Dr Trogawa Rinpoche
By and others
Feb 15, 2008, 17:09

Ven Dr Trogawa Rinpoche
Venerable Dr Trogawa Rinpoche
(1931-2005) was one of the most highly respected practitioners of Tibetan medicine (Sowa Rigpa) following the Chagpori Lineage. He completed a rigorous training in Lhasa before leaving Tibet in 1954. He is remembered for his kindness and compassion, his wisdom, his deep understanding of healing and his tireless commitment to the preservation and promulgation of traditional Tibetan Medicine. He was truly inspiring and the most credible exponent of Tibetan Medicine to Westerners of his time. In great measure alone, and at least for the time being, he saved Tibetan Medicine, as traditionally practised, from permanent consignment to the dharmadatu.


He was born in 1931 to a noble family in Thro Thralung, near Gyangtse, province of Tsang, in west-central Tibet. His father was an important Tibetan government official. At an early age he was recognised as a tulku. At the age of sixteen, he was sent to Lhasa to study medicine under the Nyerongsha Rigzin Lhundrub Paljor for nine years at Chagpori. The latter was a lineage holder at the Chagpori school of medicine and practicing doctor with his own clinic, medicine manufacturing facility and apprenticeship program. 


Chagpori had been established on a hill overlooking the Potala Palace by direction of the Fifth Dalai Lama (1617 to 1682). He wanted to preserve and progress the practice of Tibetan Medicine, including its most esoteric and advanced aspects. In particular he wished to maintain the traditional integrity of medicine with the spiritual values, views and practices of Tibetan Buddhism. The task was entrusted to his Prime Minister, Desi Sangye Gyatso (1653-1705).  He was, himself, an accomplished practitioner and is credited with having written a commentary which still provides the theoretical basis of all Tibetan medicine. Chagpori immediately became the hub of all medical training and practice in Tibet and Mongolia. Chagpori was destroyed during the communist invasion in 1959. 

Dr Trogawa moved to Sikkim In 1957 with the great Nyingma Master, Dzongsar Khyentse Chokyi Lodro
Rinpoche.  When Dzongsar Khyentse Rinpoche died in 1959 he moved to Darjeeling, where he lived and practised. 


Following the Chinese occupation of Tibet, Dr Trogawa found he was one of the very few qualified practitioners (Emchi) of traditional Tibetan medicine still free to teach and practise. In 1963, he became chief medical teacher at the Tibetan School of Medicine and Astrology, in Dharamsala, India, directed by HH the Dalai Lama. After a spate of ill health he left and spent some years in retreat in the forests of Bhutan, coming out from time to time to treat patients.


He returned to Darjeeling in the 1970's, where he lived and practised until his passing away. He taught at various conferences and dharma centers around the world.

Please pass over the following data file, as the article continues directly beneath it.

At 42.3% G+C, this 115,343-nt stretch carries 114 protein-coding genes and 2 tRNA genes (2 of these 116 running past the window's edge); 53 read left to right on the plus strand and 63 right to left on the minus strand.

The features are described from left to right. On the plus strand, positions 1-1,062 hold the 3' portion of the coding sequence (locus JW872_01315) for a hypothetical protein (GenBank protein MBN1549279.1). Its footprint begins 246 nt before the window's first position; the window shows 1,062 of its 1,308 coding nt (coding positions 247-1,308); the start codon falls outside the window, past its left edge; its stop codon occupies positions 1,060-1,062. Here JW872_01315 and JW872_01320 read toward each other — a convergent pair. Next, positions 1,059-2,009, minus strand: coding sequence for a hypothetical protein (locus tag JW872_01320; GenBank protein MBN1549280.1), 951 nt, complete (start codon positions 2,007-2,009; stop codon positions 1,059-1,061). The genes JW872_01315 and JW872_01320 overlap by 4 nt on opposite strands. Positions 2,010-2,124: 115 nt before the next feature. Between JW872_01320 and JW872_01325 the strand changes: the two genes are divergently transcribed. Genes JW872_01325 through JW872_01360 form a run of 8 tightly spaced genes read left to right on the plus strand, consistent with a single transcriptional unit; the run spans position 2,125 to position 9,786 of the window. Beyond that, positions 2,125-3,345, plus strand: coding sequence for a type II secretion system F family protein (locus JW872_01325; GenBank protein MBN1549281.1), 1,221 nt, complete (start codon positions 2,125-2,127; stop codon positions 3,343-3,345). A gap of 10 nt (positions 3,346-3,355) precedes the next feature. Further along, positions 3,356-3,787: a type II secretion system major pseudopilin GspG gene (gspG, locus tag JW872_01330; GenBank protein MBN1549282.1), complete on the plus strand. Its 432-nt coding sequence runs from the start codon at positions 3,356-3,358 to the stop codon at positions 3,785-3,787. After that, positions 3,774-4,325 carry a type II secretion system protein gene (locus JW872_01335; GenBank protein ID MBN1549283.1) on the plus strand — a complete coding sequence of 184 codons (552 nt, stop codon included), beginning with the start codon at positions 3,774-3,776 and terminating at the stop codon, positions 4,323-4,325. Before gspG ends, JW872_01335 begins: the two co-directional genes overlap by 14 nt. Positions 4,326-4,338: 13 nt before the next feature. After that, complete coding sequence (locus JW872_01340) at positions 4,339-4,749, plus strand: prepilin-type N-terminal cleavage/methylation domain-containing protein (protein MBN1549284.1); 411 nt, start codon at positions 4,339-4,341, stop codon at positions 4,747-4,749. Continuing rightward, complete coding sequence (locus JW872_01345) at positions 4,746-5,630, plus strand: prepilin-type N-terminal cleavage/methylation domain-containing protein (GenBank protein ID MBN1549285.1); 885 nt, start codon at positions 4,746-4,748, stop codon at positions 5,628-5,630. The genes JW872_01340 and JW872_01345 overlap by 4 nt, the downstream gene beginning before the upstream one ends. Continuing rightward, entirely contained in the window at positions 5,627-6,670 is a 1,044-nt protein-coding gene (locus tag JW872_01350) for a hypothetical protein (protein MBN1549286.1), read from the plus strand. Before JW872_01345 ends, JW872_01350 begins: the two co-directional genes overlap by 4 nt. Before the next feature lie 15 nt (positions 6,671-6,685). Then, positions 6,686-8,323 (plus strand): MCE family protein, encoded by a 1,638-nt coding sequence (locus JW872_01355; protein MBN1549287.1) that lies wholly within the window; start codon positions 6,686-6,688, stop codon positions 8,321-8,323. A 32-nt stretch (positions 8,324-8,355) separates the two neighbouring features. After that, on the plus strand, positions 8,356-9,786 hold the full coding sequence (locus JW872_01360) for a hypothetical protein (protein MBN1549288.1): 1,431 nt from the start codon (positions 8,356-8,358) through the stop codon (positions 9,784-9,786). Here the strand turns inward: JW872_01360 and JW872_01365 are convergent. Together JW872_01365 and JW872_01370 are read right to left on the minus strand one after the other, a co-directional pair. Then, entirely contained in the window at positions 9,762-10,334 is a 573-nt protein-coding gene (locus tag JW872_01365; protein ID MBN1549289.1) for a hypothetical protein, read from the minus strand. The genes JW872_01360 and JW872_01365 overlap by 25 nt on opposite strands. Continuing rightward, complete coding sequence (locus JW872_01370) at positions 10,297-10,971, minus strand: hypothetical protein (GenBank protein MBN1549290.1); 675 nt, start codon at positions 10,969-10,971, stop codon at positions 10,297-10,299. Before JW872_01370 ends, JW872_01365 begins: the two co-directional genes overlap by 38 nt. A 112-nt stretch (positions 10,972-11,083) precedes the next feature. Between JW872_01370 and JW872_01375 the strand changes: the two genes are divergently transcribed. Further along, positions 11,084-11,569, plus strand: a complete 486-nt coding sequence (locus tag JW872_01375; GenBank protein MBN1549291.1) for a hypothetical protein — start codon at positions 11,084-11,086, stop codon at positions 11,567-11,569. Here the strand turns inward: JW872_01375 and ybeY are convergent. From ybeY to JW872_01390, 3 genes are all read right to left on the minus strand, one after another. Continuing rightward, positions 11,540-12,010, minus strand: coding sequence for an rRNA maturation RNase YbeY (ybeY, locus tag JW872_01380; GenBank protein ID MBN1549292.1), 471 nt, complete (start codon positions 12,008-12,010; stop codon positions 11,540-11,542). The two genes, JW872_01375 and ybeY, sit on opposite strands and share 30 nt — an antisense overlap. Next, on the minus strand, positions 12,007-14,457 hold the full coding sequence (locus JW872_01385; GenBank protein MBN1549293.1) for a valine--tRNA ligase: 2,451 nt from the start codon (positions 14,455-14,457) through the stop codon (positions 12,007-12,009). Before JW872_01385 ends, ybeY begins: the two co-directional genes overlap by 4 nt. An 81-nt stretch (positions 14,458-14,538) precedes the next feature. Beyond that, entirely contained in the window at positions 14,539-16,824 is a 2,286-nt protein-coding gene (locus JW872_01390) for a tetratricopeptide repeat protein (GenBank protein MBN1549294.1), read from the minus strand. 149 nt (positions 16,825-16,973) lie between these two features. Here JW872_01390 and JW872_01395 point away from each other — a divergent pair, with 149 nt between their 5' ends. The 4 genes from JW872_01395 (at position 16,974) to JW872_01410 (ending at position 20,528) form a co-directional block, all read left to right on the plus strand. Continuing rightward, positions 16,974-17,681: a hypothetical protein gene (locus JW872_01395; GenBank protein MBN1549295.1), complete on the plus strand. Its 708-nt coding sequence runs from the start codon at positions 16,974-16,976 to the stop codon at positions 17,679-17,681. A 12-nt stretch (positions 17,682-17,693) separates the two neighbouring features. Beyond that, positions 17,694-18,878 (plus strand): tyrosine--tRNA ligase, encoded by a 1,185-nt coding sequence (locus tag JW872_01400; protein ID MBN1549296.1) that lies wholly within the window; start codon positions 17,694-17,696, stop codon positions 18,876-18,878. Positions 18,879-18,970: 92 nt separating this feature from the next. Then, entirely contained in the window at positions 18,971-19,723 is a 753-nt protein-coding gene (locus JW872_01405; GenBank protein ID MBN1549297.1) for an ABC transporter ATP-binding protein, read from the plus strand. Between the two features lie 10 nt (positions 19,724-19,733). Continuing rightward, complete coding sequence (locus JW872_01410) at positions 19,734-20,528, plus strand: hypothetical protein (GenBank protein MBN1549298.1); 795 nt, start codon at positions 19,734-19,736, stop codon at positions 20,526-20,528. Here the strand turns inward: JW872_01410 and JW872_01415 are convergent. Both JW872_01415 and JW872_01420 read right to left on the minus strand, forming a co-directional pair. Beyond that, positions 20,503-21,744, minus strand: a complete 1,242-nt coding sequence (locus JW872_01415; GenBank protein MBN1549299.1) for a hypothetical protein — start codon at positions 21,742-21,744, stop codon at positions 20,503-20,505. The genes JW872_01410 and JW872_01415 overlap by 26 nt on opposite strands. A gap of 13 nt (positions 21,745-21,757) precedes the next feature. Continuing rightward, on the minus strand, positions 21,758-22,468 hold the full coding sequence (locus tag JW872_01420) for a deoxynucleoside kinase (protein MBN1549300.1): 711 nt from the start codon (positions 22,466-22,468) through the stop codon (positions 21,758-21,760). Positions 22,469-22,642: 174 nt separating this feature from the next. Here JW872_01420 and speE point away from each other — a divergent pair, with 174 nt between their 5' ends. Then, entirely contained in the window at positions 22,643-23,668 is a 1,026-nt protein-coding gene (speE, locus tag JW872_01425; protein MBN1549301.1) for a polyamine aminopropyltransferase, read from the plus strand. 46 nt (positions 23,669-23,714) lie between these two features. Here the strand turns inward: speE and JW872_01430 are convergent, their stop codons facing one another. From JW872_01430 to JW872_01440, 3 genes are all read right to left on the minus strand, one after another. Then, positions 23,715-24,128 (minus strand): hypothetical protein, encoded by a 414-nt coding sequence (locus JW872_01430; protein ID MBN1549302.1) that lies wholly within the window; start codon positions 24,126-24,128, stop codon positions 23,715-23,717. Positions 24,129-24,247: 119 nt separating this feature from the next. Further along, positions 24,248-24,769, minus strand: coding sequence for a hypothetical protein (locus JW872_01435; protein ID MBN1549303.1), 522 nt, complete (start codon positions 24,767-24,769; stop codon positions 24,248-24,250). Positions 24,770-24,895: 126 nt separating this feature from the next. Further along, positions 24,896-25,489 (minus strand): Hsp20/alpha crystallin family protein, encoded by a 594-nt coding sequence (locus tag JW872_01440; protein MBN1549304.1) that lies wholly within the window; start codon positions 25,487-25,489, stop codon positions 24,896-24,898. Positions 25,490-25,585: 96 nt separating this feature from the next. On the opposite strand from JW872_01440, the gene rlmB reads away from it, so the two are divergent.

In 1994 he founded the Chagpori Institute of Tibetan Medicine to re-establish this lineage of medicine as previously taught in Tibet and still continued to practice as a physician.  Under his leadership it was extended to include a pharmacy for herbal medicines and several clinics.


His last few months were spent in retreat, first at a temple in Siliguri, Bengal, and then at the monastery of Choten Gonpa in Gangtok, Sikkim. We are told that as his passing away drew near he was surrounded by close desciples and by other lamas until his death on 11th May 2005 . As is often reported with Buddhist masters, his remains did not decay after his passing. He went quietly into a deep meditation in which he remained until the 15th May. The cremation and the 49th day ceremony took place in Gangtok.


Rinpoche's most obvious legacy is the continued work of the Chagpori Institute. Situated in the village of Takdah, in the countryside of Darjeeling District, in West Bengal state, it is a small school providing integrated training in all aspects of medicine and Dharma. The students follow a course of five years of study, followed by two years internship.  They learn all aspects of the theory of physiology, health and illness and the practice of treatment, as taught in the classics and as they were practiced at Chagpori in Tibet. Equally they learn the 'Yuthog Nyinghtig' Buddhist practices as taught at Chagpori in Tibet.  More than thirty physicians have now graduated from Chagpori. Unlike Chagpori in Tibet, since 2003 the school has been co-educational when a new class of twenty female students was admitted.


It produces all the compounds dispensed by its physicians and has clinics in Darjeeling town and in Kurseong, in addition to Takdah. It has a satelite clinic at the Sechen monastery in Kathmandu, Nepal run by Chagpori graduates.   Chagpori Institute is currently managed by a committee appointed by Dr Trogawa Rinpoche during his lifetime, and is led by his son Emchi Trinley Trogawa.


Although the Chinese authorities have not discarded Tibetan Medicine, but have embraced it rather enthusiastically, there has been an inevitable secularisation and "modernisation" as if it could somehow be separated from Buddhism.  Dr Trogawa's legacy is that Tibetan Medicine continues to be practised as the founders of Chapori envisaged.  


Dr Trogawa Rinpoche was perhaps the best-known master of Tibetan Medicine since the occupation of Tibet.



Contact details:  Chagpori Tibetan Medical Institute, Emchi Trinley Trogawa, Trogawa House, North Point, Darjeeling 734104, West Bengal, India Tel: 0091 3542 270266 EMail See also

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